According to Justin Kroll who broke the story, Cruise had an opening in his schedule between JACK REACHER 2 and MISSION: IMPOSSIBLE 6 after Doug Liman agreed to do GAMBIT. That put LUNA PARK on hold for a little bit, and THE MUMMY fit right in. OVERLOOK HOTEL, the prequel to THE SHINING, also was trying to lure Cruise, but THE MUMMY provided too powerful a chance for Cruise to get involved with something he's a big fan of itself. And that's how we got here.



Interview: Arnold Vosloo

Life tends to get turned upside down in movies. Many respected British theatre actors cheerfully take their pay cheques and turn out for all kinds of Hollywood hokum, a far cry from their dusty theatrical roots.

And much the same is true of Arnold Vosloo, the South African born anti-hero of "The Mummy Returns". Back home he was a hard working theatre actor with a string of prestigious credits to his name, but now thanks to his performance as the evil Imhotep in "The Mummy" and this latest blockbusting sequel, he is known for something quite different.

"Oh it’s a relief to do movies," Vosloo smiles, "especially ones like this because you get to be like a little kid again and run around and play in this great adventure. I had a wonderful time."

Brought back to life once more, Imhotep not only has to battle his old foe Rick O’Connell (Brendan Fraser) but an even older one in the form of the mighty Scorpion King. However audiences get a chance to see Imhotep’s softer side, as we realise the depth of his love for Anck-Su-Namun.

"I’m so thankful that all that stuff made it to the screen," the actor nods, "because a lot of the time studio executives say that there’s no time, or ask why we should feel sympathy for this bad guy".

"I joke that I’m the romantic lead in the movie, I just happened to pick the wrong girl. Imhotep is kind of the tragic villain, I guess, and a lot of people have come up to me and said I was hating you, but then I reach a point when I was feeling sorry for you too. It's those different facets that help explain why this film is such a success".

Thursday, 10 September 2015

Manipulation of the tyrothricin production profile of Bacillus aneurinolyticus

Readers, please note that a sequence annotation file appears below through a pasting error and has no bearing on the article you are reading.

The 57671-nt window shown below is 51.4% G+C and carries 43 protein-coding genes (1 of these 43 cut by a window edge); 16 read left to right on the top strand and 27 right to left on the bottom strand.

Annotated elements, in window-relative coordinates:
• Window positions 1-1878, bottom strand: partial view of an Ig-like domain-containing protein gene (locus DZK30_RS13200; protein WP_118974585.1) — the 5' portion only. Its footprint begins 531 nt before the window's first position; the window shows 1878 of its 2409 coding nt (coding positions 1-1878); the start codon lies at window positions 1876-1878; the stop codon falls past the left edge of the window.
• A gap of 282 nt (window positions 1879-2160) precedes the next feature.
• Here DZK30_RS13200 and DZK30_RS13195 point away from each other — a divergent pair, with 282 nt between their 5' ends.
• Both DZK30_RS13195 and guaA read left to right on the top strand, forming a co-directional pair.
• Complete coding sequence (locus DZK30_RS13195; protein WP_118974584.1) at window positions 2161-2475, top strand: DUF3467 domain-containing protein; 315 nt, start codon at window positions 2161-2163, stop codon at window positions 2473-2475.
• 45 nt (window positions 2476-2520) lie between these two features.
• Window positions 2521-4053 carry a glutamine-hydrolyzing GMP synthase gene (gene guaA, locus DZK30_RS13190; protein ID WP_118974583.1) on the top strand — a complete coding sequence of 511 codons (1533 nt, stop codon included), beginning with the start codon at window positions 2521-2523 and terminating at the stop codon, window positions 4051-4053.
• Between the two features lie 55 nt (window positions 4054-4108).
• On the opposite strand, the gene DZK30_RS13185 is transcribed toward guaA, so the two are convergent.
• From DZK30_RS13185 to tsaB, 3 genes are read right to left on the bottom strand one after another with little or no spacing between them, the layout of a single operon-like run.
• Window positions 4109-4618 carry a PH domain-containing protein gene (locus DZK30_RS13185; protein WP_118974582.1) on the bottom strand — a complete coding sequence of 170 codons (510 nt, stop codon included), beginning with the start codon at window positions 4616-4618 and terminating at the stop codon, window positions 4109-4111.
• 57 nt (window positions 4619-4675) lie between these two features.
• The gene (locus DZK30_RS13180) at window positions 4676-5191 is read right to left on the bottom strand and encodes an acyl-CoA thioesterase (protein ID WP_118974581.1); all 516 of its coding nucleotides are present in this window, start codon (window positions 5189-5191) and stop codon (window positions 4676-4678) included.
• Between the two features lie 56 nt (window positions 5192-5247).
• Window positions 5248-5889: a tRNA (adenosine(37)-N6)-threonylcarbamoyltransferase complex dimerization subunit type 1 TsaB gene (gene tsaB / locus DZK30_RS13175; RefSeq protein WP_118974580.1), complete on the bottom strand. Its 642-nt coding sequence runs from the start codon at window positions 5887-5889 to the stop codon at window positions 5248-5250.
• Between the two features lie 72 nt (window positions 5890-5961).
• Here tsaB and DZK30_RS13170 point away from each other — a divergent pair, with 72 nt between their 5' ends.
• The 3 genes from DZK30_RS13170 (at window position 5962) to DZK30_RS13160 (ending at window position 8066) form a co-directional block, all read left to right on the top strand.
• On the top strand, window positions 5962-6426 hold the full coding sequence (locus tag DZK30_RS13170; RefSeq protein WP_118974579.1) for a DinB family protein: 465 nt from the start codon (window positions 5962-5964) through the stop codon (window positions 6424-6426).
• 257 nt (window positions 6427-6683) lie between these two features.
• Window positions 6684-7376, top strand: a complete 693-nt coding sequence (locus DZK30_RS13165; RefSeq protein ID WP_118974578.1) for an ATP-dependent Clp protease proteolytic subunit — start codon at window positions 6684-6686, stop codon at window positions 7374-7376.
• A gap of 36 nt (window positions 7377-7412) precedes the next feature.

• A group of non-ribosomally produced antimicrobial peptides, the tyrocidines from the tyrothricin complex, have potential as antimicrobial agents in both medicine and industry. Previous work by our group illustrated that the more polar tyrocidines rich in Trp residues in their structure were more active toward Gram-positive bacteria, while the more non-polar tyrocidines rich in Phe residues had greater activity toward , one of the major causative pathogens of malaria in humans. Our group also found that the tyrocidines have pronounced antifungal activity, dictated by the primary sequence of the tyrocidine. By simply manipulating the Phe or Trp concentration in the culture medium of the tyrothricin producer,  ATCC 10068, we were able to modulate the production of subsets of tyrocidines, thereby tailoring the tyrothricin complex to target specific pathogens. We optimized the tailored tyrothricin production using a novel, small-scale, high-throughput deep 96-well plate culturing method followed by analyses of the peptide mixtures using ultra-performance liquid chromatography linked to mass spectrometry. We were able to gradually shift the production profile of the tyrocidines and analogues, as well as the gramicidins between two extremes in terms of peptide subsets and peptide hydrophobicity. This study demonstrated that tyrothricin peptide subsets with targeted activity can be efficiently produced by simple manipulation of the aromatic amino acid profile of the culture medium.

  • Supplementary material is available with the online version of this paper.
  •  J. St├╝lke
  • Abbreviations:
    GSgramicidin S
    LCliquid chromatography
    Phcphenycidine
    Tpctryptocidine
    Trctyrocidine
    UPLCultra-performance liquid chromatography
    VGAVal-gramicidin A

© 2013 SGM | Published by the Society for General Microbiology

Accent makes Arnold Vosloo a perfect Hollywood 'villain'

Arnold Vosloo.
Image by: RUVAN BOSHOFF

South African-born actor Arnold Vosloo's homegrown accent has helped him flourish in Hollywood playing movie villains.

"He has the strong facial features and of course the accent... none of your top bad guys speak with a typical American accent," Regardt van den Bergh, a director who worked with Vosloo, told the the Sunday Times.
Van den Berg cast Vosloo in the 1983 film "Boetie Gaan Border Toe".
He said that despite his typecasting, Vosloo was actually a serious actor.
"I am sure he would love to land a role with a bit more flesh to showcase his talents."
Vosloo first made it big in "The Mummy" and its sequel. He is currently on screen in "GI Joe: Retaliation" which has earned more than R1 billion at the box office.

Arnold Vosloo a great villain




South African-born actor Arnold Vosloo's homegrown accent has helped him flourish in Hollywood playing movie villains, The Sunday Times reported.

"He has the strong facial features and of course the accent... none of your top bad guys speak with a typical American accent," Regardt van den Bergh, a director who worked with Vosloo, told the newspaper.

Van den Berg cast Vosloo in the 1983 film "Boetie Gaan Border Toe".

He said that despite his typecasting, Vosloo was actually a serious actor.

"I am sure he would love to land a role with a bit more flesh to showcase his talents."

Vosloo first made it big in "The Mummy" and its sequel. He is currently on screen in "GI Joe: Retaliation" which has earned more than R1 billion at the box office.